RNA and RNPs

We study macromolecular complexes with enzymatic function involved in RNA metabolism and in the regulation of gene expression. RNA plays myriad roles in eukaryotic cells, with its adaptability partly due to its low-diversity chemical composition, which allows the polymer to change structure depending on the environment, binding partners and co-factors. Our current projects include RNP (ribonucleoprotein) enzymes that introduce chemical modifications on various types of RNA, as well as RNP complexes involved in the biogenesis of piRNA, a class of regulatory RNA responsible for transposon regulation in germ-line cells.

In the past, we have applied the integrative structural biology approach to solve the structure of the 2’-O-methylation enzyme, a complex of 12 proteins and 10 RNAs, which methylates the 2’-O position of ribosomal RNA (rRNA) in the nucleolus. We not only determined its three-dimensional architecture in solution (Lapinaite et al., Nature, 2013; Figure 1), but also discovered how dynamic processes, which are dependent on the primary sequence of the substrate RNA, regulate the efficiency of methylation at different rRNA sites (Graziadei et al., eLife, 2020).

Figure 1: structure of the box C/D RNP
Figure 1. Structure of the dimeric form of the 2’-O-methylation enzyme solved by a combination of NMR spectroscopy and small-angle scattering. The complex consists of four copies of each of the proteins L7Ae, Nop5 and Fib, two copies of the guide RNA (ssR26) and two copies of each of the substrate RNAs (substrate D and substrate D’.

Currently, we aim to develop the RNA modification machinery as a therapeutic target in the treatment of disease. Defects in RNA modification patterns have been shown to cause disease in humans; furthermore, some pathogens are require extensive editing of their mRNA to yield functional protein expression machinery. The biological roles of many RNA modifications are not yet fully understood, with proposed mechanisms ranging from structure (de)stabilization, protection from hydrolysis, and protein binding. Through our structural studies, we seek to understand the mechanisms by which RNA modifications are achieved and regulated, with the aim of establishing RNA-editing enzymes as drug targets.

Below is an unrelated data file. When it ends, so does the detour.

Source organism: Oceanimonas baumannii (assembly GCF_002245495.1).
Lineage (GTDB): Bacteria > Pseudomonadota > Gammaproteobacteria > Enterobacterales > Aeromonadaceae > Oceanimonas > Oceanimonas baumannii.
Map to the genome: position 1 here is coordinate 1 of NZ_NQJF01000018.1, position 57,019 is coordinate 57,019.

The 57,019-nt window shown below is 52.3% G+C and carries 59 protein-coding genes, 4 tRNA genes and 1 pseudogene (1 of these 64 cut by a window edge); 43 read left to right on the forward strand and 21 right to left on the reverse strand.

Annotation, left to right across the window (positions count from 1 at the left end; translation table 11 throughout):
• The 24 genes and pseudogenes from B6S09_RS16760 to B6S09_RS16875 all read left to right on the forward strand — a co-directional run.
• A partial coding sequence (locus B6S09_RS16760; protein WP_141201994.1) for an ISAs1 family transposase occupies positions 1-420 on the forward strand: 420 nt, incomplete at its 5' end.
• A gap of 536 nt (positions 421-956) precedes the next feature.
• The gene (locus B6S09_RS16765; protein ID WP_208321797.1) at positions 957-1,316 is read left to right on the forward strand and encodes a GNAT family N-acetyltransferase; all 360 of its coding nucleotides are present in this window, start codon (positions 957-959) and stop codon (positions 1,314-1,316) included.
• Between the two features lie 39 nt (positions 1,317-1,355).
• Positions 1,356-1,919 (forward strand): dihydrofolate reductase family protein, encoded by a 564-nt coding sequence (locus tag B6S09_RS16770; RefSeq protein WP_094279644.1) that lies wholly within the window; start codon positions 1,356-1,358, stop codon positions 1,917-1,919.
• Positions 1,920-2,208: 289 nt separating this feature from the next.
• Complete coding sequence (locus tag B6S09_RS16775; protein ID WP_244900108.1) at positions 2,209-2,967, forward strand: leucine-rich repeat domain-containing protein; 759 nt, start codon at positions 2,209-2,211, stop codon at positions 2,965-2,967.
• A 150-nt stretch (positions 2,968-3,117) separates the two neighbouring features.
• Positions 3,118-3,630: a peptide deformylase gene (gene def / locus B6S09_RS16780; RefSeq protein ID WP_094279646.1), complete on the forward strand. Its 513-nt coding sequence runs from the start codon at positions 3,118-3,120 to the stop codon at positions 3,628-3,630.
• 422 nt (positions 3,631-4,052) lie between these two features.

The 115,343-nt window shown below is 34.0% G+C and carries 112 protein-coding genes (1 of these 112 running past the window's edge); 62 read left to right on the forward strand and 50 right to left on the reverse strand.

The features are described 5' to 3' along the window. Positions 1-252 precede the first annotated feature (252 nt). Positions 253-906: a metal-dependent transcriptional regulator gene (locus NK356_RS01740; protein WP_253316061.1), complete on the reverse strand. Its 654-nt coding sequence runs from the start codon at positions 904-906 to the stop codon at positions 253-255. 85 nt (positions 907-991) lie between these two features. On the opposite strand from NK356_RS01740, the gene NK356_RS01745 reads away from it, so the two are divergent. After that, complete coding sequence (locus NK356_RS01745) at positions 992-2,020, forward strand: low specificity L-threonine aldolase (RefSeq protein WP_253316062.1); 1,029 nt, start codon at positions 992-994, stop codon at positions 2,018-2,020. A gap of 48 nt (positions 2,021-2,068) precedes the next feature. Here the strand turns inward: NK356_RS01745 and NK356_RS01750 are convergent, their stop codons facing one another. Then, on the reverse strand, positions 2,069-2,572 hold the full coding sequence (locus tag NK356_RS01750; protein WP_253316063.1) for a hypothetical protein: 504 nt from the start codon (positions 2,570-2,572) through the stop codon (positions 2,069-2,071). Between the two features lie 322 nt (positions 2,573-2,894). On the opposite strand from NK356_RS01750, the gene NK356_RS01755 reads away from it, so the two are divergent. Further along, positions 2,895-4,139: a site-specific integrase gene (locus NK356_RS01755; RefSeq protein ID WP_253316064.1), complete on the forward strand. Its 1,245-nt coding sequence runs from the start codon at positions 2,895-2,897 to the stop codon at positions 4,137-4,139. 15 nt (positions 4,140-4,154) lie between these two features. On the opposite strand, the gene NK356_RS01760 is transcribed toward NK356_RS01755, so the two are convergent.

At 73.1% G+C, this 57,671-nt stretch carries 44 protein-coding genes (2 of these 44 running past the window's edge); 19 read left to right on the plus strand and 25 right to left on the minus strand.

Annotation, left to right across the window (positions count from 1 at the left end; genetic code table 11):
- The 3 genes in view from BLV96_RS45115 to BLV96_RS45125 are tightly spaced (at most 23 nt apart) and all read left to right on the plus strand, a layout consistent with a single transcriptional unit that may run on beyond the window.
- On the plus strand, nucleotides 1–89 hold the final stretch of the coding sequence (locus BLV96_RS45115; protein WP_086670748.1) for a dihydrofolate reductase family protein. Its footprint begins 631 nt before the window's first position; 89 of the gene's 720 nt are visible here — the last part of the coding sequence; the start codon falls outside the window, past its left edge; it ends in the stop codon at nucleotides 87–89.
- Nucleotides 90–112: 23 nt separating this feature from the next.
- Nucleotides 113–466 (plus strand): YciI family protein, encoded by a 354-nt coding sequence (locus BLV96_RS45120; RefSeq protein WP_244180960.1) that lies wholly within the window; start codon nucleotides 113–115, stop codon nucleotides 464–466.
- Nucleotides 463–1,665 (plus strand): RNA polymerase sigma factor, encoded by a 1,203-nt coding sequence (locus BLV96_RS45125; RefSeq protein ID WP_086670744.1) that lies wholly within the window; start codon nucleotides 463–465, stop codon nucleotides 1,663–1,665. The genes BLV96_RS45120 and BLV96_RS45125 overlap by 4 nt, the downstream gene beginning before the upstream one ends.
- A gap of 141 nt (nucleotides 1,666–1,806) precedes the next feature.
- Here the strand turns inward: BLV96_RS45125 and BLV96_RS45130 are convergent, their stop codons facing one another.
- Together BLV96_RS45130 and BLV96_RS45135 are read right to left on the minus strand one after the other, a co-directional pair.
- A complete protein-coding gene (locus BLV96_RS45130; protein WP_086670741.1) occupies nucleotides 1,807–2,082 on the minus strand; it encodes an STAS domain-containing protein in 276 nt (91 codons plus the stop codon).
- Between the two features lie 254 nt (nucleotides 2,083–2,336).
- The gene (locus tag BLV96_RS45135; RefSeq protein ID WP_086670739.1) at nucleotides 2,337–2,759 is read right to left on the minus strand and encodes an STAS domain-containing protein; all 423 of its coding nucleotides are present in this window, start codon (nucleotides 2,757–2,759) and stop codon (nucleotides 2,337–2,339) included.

In the piRNA field, we have used NMR spectroscopy to study the dynamics of the DEAD-box helicase protein Vasa through the unwinding reaction, namely in complexes with ADP/ATP, single-stranded RNA (ssRNA)/double-stranded RNA (dsRNA) and combinations thereof. DEAD-box helicases use ATP to unwind short double-stranded RNA. Following ATP binding to the N-terminal domain of the two-domain helicase core, these two core domains are thought to close upon each other, forming the dsRNA binding surface and stimulating ATP hydrolysis. However, because the crystallographic structures of DEAD-box helicases in complex with either ADP- or ATP-analogues are identical and the complex of a DEAD-box helicase with ATP and dsRNA could not yet be isolated, it has remained unclear how ATP (but not ADP) promotes dsRNA unwinding. We have used NMR chemical shift perturbations (CSPs) and relaxation-dispersion profiles of the DEAD-box helicase Vasa in the presence of ADP or ATP, and ssRNA or dsRNA, to demonstrate that the conformations of the ATP- and ADP-bound forms of the N-terminal domain are different, and have proposed a mechanism by which subtle changes in the tertiary structure facilitate cycling of Vasa through the unwinding reaction. In addition, we have identified the existence of distinct, co-existing protein–RNA–nucleotide complexes that may support an alternative cellular function of Vasa, in which the protein acts either as an RNA clamp rather than a helicase.

We are also studying the role and the structure of the protein Qin, a multidomain protein consisting of an N-terminal RING domain and five Tudor-like domains, which is involved in the Ping-Pong cycle during secondary piRNA biogenesis.